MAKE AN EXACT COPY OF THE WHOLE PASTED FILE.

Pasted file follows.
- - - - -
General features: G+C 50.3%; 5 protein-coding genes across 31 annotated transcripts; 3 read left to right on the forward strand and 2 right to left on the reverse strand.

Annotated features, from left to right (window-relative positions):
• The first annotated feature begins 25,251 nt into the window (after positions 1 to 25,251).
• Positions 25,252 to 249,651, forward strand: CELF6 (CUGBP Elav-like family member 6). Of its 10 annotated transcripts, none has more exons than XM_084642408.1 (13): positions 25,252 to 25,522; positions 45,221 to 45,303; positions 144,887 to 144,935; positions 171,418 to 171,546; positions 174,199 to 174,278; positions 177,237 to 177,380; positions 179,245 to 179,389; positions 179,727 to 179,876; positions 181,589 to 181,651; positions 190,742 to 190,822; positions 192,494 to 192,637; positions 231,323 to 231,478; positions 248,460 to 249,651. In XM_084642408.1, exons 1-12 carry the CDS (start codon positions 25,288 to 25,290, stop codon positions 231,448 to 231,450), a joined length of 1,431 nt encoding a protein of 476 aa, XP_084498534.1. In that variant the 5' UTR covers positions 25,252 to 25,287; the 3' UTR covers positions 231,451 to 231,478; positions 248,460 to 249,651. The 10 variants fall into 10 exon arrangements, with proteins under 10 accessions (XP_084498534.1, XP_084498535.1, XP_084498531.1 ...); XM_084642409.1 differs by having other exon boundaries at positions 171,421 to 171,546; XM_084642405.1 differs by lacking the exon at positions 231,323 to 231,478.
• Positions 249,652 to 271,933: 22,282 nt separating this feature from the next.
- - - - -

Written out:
General features: G+C 50.3%; 5 protein-coding genes across 31 annotated transcripts; 3 read left to right on the forward strand and 2 right to left on the reverse strand.

Annotated features, from left to right (window-relative positions):
• The first annotated feature begins 25,251 nt into the window (after positions 1 to 25,251).
• Positions 25,252 to 249,651, forward strand: CELF6 (CUGBP Elav-like family member 6). Of its 10 annotated transcripts, none has more exons than XM_084642408.1 (13): positions 25,252 to 25,522; positions 45,221 to 45,303; positions 144,887 to 144,935; positions 171,418 to 171,546; positions 174,199 to 174,278; positions 177,237 to 177,380; positions 179,245 to 179,389; positions 179,727 to 179,876; positions 181,589 to 181,651; positions 190,742 to 190,822; positions 192,494 to 192,637; positions 231,323 to 231,478; positions 248,460 to 249,651. In XM_084642408.1, exons 1-12 carry the CDS (start codon positions 25,288 to 25,290, stop codon positions 231,448 to 231,450), a joined length of 1,431 nt encoding a protein of 476 aa, XP_084498534.1. In that variant the 5' UTR covers positions 25,252 to 25,287; the 3' UTR covers positions 231,451 to 231,478; positions 248,460 to 249,651. The 10 variants fall into 10 exon arrangements, with proteins under 10 accessions (XP_084498534.1, XP_084498535.1, XP_084498531.1 ...); XM_084642409.1 differs by having other exon boundaries at positions 171,421 to 171,546; XM_084642405.1 differs by lacking the exon at positions 231,323 to 231,478.
• Positions 249,652 to 271,933: 22,282 nt separating this feature from the next.